Health

AstraZeneca vaccine can cause rare blood clots, EU agency finds

AstraZeneca vaccine can cause rare blood clots, EU agency finds

The European Medicines Agency (EMA) said on Wednesday that there is a possible link between the Oxford-AstraZeneca Covid-19 shot and rare blood clots, so the UK now recommends under 30s should take other vaccines.

The body said that a particular combination of unusual blood clots with low blood platelet counts should be listed as a side effect of the vaccine, but stopped short of recommending its use be limited. The benefits of the shot outweigh the risks and Covid-19 is a “very serious disease,” it added.

The regulators only went as far as saying that healthy adults under 30 should be offered other vaccines. Officials described the move as a “course correction” that would not derail the country’s rapid inoculation program.

This may have a huge impact on mostly developing and middle-income countries, many of which are accessing the AstraZeneca shot through Covax, a vaccine-sharing scheme.

EMA officials said they looked at 18 deaths in their analysis. These fatalities were reported in 62 cases of clotting in the sinuses that drain blood from the brain, and 24 cases of clotting in the abdomen. The cases were reported in an EU safety database from European countries, including the UK, where around 25 million people in total had received the AstraZeneca vaccine.

“First of all, I want to start by stating that our safety committee (the Pharmacovigilance and Risk Assessment Committee or PRAC) … has confirmed that the benefits of the AstraZeneca vaccine in preventing Covid-19 overall outweigh the risks of side effects,” EMA Executive Director Emer Cooke told a press conference.

Cooke said there was no clear risk profile found when the safety committee looked at the age and sex of people reporting these rare adverse reactions, even though a statement published by EMA earlier made clear most of the cases reported “occurred in women under 60 years of age within 2 weeks of vaccination.”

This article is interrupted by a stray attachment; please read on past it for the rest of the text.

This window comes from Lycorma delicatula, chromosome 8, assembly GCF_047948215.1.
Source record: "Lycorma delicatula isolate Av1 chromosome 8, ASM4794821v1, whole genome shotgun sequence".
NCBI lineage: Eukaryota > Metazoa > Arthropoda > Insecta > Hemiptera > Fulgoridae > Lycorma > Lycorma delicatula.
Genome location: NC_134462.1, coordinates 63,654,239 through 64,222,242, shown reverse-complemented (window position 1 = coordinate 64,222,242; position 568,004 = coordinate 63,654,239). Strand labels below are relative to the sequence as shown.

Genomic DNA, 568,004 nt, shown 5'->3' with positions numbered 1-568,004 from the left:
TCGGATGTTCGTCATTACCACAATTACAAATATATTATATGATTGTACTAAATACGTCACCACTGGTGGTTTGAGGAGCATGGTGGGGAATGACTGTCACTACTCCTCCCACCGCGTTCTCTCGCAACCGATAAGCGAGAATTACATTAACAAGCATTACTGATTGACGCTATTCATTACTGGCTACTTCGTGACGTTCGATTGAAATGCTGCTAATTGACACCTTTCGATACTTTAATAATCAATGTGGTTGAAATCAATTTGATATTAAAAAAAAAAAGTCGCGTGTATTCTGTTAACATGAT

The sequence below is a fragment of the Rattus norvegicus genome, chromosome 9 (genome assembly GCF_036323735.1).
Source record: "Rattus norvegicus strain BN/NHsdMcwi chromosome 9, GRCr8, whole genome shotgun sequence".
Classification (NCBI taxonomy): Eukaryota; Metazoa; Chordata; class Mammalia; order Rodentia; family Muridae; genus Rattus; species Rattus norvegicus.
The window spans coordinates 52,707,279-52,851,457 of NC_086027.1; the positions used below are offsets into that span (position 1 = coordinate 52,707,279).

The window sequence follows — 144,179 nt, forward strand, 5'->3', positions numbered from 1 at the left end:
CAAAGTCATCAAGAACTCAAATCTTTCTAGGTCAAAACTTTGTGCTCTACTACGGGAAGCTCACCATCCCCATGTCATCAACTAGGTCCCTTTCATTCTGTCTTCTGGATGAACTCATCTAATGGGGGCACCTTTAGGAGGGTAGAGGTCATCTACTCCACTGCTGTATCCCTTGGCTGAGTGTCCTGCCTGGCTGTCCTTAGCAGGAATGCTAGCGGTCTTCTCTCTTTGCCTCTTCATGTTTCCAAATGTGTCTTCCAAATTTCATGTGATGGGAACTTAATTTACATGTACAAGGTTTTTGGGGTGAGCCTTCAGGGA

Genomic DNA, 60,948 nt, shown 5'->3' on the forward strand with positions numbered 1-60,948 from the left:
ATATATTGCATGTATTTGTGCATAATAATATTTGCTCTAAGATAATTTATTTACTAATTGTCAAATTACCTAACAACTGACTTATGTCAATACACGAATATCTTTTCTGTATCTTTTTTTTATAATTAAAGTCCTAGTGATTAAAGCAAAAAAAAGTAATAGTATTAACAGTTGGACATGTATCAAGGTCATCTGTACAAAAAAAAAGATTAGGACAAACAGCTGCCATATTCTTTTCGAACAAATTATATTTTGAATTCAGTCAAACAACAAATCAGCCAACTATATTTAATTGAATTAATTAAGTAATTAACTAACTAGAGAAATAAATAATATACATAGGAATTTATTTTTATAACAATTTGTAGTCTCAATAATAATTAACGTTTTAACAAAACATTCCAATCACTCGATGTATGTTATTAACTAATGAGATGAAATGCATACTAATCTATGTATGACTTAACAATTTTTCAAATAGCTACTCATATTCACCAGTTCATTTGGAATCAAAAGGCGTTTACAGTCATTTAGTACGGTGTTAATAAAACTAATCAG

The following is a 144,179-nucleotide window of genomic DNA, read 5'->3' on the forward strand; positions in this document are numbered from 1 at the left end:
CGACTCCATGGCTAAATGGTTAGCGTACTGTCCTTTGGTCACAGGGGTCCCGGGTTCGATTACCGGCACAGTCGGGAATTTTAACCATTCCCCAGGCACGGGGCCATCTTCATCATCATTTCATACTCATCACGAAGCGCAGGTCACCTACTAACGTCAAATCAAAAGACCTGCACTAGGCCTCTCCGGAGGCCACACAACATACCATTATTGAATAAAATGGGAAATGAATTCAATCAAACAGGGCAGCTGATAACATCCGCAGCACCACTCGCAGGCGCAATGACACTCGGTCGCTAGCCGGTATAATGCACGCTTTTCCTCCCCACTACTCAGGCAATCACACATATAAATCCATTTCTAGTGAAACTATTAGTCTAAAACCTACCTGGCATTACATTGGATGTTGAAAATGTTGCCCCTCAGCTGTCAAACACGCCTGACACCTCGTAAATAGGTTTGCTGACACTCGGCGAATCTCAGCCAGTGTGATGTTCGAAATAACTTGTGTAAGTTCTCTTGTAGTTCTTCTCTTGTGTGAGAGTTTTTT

EMA’s statement called on healthcare workers and people receiving the vaccine “to remain aware of the possibility of very rare cases of blood clots combined with low levels of blood platelets occurring within 2 weeks of vaccination.”

UK authorities also concluded the benefits outweighed the risks in most age groups, but presented data that showed the risks to people under 30 slightly outweighed the benefits in scenarios where exposure to the virus is limited. Those who had already received the first AstraZeneca shot, however, should be offered the second, they said.

Germany had last week suspended the use of the AstraZeneca vaccine in people under 60 years old after 31 reports of CVST. Twenty-nine of the 31 were women aged 20 to 63, and nine of the patients died, according to a Reuters report citing the country’s medicines regulator.

After reviewing the data from EMA and the UK, the World Health Organization said in a statement Wednesday that “based on current information, a causal relationship between the vaccine and the occurrence of blood clots with low platelets is considered plausible but is not confirmed. Specialised studies are needed to fully understand the potential relationship between vaccination and possible risk factors.”

AstraZeneca is already under pressure with the European Union as it has fallen tens of millions of doses short on its delivery targets to the EU, while appearing to make good on its supplies to the UK.

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